If you read this story as a description of the ultimate values of the Jews, as what theologian Rabbi Michael Goldberg has called their “master narrative,” then the details of the plague are interesting only in the way that the details of special effects are interesting in a 21st century movie blockbuster. If the movie is any good, the special effects are not the point of the film. The plagues are not the point of the Exodus story. The point of the story is that the Jewish People understand themselves to be a people united with a deity who has taken them as partners in a project to heal the world. The values undergirding this project are freedom, loving-kindness, wisdom, goodness, truth, and more.

Yes, it is a chutzpadik [outrageous] idea. Notice, though, that under this master narrative, no one is obligated to buy into the Hebrew/God-of-Israel worldview. No one is blasted for failing to leave Egypt. At Sinai, where the deal is sealed (in another scene with great special effects) everyone enters the covenant freely. There are some midrashim that say otherwise, but notice that they are in effect minority opinions, not in the Torah itself. And in later centuries, while there’s no applause for a Jew who assimilates and simply leaves the project, no one is saying she will “go to hell,” either. She’s free to go, even as it pains us to see her go, because freedom is a key value. (Yes, some families will refuse to have anything to do with an apostate Jew. And others will still love them and have them to dinner.) As any rabbi tells people who inquire about conversion, they don’t have to become Jewish to be acceptable to God in the Jewish narrative.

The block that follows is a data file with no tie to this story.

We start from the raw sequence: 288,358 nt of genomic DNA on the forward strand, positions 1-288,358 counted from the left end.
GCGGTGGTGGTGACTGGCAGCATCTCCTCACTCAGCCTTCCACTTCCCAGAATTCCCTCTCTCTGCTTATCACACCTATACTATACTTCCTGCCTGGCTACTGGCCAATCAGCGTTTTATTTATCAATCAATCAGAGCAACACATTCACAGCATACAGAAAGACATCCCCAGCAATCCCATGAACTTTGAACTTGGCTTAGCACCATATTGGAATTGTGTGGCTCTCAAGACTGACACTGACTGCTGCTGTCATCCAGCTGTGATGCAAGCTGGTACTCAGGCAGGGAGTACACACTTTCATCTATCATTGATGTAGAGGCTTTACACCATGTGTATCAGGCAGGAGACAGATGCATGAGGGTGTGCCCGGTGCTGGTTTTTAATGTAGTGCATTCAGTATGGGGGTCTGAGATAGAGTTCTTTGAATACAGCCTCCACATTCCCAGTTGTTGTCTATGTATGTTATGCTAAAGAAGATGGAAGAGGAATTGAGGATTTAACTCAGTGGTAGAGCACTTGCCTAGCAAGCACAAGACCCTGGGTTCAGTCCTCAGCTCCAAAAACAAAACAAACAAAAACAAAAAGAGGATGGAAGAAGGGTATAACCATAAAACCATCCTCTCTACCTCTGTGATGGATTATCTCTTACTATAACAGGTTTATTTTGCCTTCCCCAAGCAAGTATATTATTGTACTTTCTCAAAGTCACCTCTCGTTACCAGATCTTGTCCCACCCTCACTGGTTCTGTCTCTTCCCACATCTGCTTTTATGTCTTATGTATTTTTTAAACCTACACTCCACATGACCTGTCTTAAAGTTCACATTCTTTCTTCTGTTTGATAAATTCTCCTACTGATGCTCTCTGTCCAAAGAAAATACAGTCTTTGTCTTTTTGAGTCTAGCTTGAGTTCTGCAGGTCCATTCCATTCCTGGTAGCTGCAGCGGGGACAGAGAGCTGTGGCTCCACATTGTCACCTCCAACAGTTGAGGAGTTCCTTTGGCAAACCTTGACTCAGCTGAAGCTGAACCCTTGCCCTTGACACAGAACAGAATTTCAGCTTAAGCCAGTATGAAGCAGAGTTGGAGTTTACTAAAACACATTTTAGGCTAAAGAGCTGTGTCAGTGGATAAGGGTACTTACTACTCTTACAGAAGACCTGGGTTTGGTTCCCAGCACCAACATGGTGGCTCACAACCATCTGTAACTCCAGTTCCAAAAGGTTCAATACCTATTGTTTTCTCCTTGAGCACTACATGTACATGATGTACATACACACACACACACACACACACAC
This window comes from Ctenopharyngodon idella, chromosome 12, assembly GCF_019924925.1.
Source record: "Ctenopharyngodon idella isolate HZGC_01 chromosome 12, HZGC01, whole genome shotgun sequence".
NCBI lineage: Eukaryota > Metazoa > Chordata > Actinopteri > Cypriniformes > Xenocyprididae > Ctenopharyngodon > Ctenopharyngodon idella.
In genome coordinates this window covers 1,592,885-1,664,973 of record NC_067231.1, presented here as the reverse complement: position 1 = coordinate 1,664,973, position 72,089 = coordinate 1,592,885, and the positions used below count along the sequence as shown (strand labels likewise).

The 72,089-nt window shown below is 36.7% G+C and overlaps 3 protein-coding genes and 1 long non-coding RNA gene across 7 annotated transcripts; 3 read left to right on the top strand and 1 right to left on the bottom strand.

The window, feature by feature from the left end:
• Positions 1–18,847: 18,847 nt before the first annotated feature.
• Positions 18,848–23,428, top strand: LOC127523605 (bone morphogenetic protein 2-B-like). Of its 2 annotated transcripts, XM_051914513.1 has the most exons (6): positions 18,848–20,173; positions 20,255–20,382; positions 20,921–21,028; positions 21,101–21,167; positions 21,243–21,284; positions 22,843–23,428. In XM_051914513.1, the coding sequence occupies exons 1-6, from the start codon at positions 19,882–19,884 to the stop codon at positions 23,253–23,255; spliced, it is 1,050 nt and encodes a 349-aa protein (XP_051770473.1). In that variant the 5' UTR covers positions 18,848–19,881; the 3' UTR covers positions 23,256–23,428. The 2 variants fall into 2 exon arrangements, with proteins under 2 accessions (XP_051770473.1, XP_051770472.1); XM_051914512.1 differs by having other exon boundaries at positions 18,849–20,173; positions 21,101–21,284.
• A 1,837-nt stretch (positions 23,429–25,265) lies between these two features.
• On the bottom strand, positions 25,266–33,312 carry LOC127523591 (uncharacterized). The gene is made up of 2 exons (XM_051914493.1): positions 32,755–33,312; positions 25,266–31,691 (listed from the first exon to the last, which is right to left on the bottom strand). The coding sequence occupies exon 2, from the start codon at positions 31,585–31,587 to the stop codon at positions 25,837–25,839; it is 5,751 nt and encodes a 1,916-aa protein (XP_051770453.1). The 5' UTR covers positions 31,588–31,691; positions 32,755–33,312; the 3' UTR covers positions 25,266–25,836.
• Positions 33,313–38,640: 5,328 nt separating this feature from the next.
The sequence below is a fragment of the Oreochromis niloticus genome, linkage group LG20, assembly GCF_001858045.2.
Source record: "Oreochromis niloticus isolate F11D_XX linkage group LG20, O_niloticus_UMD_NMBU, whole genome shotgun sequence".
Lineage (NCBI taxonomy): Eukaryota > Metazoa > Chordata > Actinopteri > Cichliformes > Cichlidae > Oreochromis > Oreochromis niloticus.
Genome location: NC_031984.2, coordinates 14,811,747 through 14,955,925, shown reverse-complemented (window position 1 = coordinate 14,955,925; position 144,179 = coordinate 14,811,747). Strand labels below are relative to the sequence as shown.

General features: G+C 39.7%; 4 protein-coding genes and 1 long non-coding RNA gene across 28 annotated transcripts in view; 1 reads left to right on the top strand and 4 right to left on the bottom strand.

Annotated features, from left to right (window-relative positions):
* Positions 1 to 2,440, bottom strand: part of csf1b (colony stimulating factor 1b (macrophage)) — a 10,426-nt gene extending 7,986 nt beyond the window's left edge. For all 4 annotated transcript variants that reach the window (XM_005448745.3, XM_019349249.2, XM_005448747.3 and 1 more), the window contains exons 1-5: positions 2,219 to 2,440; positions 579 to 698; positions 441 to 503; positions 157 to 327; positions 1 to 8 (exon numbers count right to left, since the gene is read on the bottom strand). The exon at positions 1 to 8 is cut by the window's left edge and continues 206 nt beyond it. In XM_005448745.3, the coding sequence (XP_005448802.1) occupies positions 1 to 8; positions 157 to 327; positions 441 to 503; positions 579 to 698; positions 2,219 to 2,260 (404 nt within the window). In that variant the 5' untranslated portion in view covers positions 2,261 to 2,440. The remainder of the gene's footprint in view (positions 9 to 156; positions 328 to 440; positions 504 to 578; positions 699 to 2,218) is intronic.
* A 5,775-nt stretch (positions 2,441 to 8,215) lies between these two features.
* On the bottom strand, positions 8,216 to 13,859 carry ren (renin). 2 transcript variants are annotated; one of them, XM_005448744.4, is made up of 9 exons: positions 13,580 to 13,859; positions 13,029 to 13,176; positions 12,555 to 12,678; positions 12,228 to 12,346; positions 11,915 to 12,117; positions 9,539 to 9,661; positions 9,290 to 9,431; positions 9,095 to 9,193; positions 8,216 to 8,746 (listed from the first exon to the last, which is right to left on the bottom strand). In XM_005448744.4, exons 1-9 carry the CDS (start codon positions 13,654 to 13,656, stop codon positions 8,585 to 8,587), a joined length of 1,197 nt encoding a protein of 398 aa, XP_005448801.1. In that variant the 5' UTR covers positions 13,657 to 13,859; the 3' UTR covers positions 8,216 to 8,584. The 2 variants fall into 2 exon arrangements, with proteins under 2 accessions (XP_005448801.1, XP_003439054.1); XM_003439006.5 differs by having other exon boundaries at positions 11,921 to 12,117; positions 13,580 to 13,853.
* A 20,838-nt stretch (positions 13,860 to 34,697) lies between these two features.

OK, back to miraculous healings: I prefer to look at all supernatural goings-on in the text as special effects in the narrative. Maybe they are based in an experience someone couldn’t describe in other terms, or maybe they are there to make a particular point via metaphor. But the truth in the text requires me to work. I have to study the text, ask questions about it, dig around in it to find the values that lie underneath. I’m still free to argue with some aspects of those stories, such as the passages that seem to set women as unequal to men. For instance, I find it easier to read the Daughters of Zelophechad narrative than from the Lot’s Daughters narrative. But notice that in the rabbinic literature and since then, Lot’s daughters have come in for more nuanced readings. Many scholars have taken the trouble to look for underlying values in their story, difficult as it is. When I’m struggling with a text, I look to see what others have found in it.

It’s a truism that Judaism is more about doing than about belief.  Science is good at describing and explaining our world in such a way that we are able to manipulate it. I can’t and won’t speak for all religions. Judaism is about making choices about our actions, including those actions made possible by science. Judaism often uses narrative and metaphor to talk about those choices, thus our texts require study.

But really, are the texts of science any different? If you don’t bother to learn, a smartphone is a miracle, is it not?